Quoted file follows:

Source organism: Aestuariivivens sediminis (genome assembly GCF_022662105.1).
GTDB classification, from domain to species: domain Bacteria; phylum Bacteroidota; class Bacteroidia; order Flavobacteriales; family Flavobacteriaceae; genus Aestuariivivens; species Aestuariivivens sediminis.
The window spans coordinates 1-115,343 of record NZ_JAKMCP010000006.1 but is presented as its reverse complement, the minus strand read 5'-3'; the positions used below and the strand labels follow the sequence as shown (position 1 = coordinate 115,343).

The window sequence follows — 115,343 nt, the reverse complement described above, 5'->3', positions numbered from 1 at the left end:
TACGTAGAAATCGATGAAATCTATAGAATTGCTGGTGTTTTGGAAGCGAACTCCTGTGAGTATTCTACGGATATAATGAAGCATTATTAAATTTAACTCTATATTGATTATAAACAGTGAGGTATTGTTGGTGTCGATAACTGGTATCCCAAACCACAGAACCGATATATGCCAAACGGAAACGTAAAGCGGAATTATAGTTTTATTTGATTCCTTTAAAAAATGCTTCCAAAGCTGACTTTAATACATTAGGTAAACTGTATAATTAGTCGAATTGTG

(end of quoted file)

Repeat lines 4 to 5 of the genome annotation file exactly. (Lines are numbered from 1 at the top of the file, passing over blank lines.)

The window sequence follows — 115,343 nt, the reverse complement described above, 5'->3', positions numbered from 1 at the left end:
TACGTAGAAATCGATGAAATCTATAGAATTGCTGGTGTTTTGGAAGCGAACTCCTGTGAGTATTCTACGGATATAATGAAGCATTATTAAATTTAACTCTATATTGATTATAAACAGTGAGGTATTGTTGGTGTCGATAACTGGTATCCCAAACCACAGAACCGATATATGCCAAACGGAAACGTAAAGCGGAATTATAGTTTTATTTGATTCCTTTAAAAAATGCTTCCAAAGCTGACTTTAATACATTAGGTAAACTGTATAATTAGTCGAATTGTG